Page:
In the forest, Sita at once experienced how strenuous life can be in such places, but she was happy with Rama. Question can be raised about Sita’s wisdom when she crossed the Lakshmana rekha, due to which she was eventually captured by Ravana. However, it must be kept in mind that she crossed the rekha (line) only out of fear of curse, as she thought, “A holy man’s anger might ruin me” (Nagpal53); Sita had very little idea that the Brahmin was none other than Ravana in disguise. Her wisdom was perceptible immediately after that when Ravana was carrying her to his palace. Sita bundled her jewellery and spread it on her way so that Rama could find her. Gold, silver, jewels are nothing to her in comparison to her love for Rama. So she stood strong in her will when Ravana tried to persuade her in exchange of such precious ornaments. She was so much courageous that she did not fret about the death-threat of Ravana. At the root of such courage is her trust for Rama’s bravery and courage, as she believed that Rama would soon destroy Ravana. 

Having already been a victim of Ravana’s deception, Sita is now sagacious enough not to trust anyone quickly. When Hanumana went to rescue her in Lanka, she expressed her doubt whether Hanumana is a spy of Ravana or not. She trusted Hanumana only when the latter showed her Rama’s ring. Being herself a courageous and solemn person, Sita had always her trust on the bravery of Rama. Hanumana wanted to rescue Sita on his shoulders and wanted to fly away. But Sita did not want that her husband would be recognized as a coward and, wished that Rama himself would rescue her, defeating Ravana. One of the vivacious aspects of Sita’s character is that for her, love for Rama is as much important as her self-respect. Upon her return to Ayodhya, Rama, following the rule of Ayodhya, doubted Sita’s chastity as she spent almost a year in Ravana’s palace. After spending so many months in captivity and misery, Sita never expected such kind of statement from her love, and decided at once to end her life by jumping into fire. But the Fire God, Agni at once came to her rescue as Sita was “pure, innocent, and loyal lady” (Nagpal74). So Sita passed the agnipariksha (fire test) and her happy married life with Rama resumed again.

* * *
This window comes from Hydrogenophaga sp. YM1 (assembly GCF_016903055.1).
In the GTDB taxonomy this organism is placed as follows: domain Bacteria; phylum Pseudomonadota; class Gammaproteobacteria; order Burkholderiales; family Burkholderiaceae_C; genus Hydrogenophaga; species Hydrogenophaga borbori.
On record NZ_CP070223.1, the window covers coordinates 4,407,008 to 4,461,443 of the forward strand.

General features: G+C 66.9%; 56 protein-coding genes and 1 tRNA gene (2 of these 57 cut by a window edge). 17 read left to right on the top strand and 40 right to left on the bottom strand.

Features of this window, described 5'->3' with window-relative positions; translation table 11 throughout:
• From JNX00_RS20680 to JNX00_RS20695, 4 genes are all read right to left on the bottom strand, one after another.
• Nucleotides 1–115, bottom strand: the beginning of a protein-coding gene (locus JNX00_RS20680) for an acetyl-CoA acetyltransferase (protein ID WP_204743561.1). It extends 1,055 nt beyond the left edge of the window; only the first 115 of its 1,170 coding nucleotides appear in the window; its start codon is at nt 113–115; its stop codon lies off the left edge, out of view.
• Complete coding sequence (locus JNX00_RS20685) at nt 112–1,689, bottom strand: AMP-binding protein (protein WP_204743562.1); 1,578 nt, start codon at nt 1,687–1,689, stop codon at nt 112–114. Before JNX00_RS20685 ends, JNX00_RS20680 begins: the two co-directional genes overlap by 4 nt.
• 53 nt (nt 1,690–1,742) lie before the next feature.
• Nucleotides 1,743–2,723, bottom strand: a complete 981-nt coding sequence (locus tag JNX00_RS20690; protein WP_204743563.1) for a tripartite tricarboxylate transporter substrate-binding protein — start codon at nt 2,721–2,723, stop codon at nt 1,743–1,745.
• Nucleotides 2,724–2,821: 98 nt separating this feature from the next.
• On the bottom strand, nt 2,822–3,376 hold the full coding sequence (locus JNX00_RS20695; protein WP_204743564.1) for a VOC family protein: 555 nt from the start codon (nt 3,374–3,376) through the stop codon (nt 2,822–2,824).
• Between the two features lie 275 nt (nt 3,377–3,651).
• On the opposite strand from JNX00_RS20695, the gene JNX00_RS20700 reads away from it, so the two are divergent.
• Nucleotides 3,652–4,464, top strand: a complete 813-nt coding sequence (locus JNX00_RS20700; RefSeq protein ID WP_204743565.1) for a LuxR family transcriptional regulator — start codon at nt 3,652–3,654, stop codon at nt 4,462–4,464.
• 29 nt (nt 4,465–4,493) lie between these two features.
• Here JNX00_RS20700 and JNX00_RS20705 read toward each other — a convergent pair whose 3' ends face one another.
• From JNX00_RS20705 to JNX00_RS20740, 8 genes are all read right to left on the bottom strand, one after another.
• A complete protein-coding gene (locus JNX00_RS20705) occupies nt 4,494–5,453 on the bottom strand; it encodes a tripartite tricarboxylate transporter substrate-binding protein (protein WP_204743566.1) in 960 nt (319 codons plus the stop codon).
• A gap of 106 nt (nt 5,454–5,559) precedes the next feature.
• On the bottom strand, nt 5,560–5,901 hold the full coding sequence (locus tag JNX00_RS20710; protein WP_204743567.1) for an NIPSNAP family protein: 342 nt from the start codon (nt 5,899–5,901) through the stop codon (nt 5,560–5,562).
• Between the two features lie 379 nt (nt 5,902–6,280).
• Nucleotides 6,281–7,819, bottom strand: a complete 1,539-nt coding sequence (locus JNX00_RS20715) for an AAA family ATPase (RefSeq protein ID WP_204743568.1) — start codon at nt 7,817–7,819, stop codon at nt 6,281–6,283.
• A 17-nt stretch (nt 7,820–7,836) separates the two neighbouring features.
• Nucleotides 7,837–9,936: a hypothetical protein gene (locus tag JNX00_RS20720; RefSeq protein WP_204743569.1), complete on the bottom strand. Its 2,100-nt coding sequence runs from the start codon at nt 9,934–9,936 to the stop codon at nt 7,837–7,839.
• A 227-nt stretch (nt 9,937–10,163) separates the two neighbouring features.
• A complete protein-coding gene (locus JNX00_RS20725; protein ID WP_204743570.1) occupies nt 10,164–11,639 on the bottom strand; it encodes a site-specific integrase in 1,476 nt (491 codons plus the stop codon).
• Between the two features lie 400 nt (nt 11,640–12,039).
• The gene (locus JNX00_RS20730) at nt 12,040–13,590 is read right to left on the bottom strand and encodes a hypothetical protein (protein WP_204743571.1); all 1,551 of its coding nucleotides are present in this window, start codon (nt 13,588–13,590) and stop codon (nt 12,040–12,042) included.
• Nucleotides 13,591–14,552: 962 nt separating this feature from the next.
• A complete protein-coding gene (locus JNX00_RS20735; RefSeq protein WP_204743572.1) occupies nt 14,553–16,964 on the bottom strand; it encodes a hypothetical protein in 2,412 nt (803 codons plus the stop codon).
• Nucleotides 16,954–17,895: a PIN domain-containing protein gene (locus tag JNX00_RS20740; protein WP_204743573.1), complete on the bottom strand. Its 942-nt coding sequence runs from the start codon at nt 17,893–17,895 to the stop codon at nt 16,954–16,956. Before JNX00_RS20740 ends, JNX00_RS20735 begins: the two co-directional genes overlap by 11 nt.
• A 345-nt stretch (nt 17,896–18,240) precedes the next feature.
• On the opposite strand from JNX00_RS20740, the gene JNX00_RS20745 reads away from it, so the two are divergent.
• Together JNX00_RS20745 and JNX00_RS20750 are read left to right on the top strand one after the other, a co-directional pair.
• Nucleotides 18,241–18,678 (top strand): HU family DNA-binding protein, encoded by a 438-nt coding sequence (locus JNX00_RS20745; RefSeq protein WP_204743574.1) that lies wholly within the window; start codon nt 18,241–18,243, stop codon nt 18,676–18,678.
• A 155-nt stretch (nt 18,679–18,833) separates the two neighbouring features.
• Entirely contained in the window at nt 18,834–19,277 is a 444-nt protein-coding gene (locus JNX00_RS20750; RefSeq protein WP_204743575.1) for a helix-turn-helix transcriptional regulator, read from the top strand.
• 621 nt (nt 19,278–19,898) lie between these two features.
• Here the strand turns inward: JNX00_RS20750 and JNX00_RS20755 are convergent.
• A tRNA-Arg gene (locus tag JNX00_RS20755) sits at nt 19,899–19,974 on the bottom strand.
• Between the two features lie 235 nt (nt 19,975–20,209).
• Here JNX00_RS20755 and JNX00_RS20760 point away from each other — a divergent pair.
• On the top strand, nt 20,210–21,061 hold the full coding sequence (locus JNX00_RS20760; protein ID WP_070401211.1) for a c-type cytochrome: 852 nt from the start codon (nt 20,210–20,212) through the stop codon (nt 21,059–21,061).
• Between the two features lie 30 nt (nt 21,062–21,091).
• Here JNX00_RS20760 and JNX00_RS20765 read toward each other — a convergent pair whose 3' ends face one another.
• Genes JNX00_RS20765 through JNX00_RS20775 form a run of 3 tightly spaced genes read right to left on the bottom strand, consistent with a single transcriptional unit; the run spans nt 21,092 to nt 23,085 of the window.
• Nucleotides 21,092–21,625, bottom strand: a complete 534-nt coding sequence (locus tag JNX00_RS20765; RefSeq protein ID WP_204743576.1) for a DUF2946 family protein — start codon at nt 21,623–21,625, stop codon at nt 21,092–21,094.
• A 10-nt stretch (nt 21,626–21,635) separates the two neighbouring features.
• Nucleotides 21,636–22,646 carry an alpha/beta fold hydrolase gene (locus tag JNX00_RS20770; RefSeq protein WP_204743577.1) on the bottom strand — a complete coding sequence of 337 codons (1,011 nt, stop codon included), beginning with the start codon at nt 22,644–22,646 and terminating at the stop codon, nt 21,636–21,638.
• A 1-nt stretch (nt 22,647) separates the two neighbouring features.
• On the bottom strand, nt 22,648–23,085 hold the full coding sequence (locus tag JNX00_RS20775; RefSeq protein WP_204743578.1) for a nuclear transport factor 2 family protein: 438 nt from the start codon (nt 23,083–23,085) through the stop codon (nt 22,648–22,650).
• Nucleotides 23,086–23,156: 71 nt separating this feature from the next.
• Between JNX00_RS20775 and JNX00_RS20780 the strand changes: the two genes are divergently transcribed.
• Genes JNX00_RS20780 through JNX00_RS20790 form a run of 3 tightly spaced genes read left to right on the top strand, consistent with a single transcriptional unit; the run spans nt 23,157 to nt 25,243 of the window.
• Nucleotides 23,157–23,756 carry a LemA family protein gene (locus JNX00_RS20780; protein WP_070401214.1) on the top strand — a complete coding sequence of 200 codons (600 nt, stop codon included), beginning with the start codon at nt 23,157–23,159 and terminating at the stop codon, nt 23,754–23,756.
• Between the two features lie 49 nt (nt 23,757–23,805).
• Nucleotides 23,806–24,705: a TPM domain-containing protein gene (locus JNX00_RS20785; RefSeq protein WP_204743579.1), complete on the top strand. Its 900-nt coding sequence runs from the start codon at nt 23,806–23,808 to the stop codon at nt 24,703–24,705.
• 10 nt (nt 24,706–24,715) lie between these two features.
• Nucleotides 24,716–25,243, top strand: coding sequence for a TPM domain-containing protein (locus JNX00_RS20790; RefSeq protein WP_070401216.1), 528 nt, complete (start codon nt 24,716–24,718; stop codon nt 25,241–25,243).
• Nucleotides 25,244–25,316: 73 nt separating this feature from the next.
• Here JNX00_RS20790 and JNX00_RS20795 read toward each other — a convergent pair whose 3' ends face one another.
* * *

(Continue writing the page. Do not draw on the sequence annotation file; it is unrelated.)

Life of a woman has always been hard, whether it is in myths or in contemporary society. Not long after the reunion of Rama and Sita, people of Ayodhya started to question Rama’s law. Many women of Ayodhya started to spend night with strangers and then forcing their husband to accept them on their return, citing the example of Rama as he had accepted Sita. As Sita’s purity is again doubted and Rama’s law is questioned by the people, Sita decided to leave the palace and started to live in the forest, where she gave birth to the twin sons Luv and Kusha. Time and time again, Sita’s purity, chastity has been doubted, sometimes even by Rama. Sita did return to the palace once again, but again she was asked to take an oath regarding her purity. Sita had already experienced pain to the fullest, life to the fullest and could guess what future might hold for her. As she pointed out justly:

“…but mortal memories are fickle. People forgot the agnipariksha (fire test) in Lanka. And in a few years, people will forget my oath today, and again accuse us of violating the law” (88).

So, in a moment Sita decided to end her mortal life as she prayed to Bhudevi, and disappeared into the earth along with the Goddess.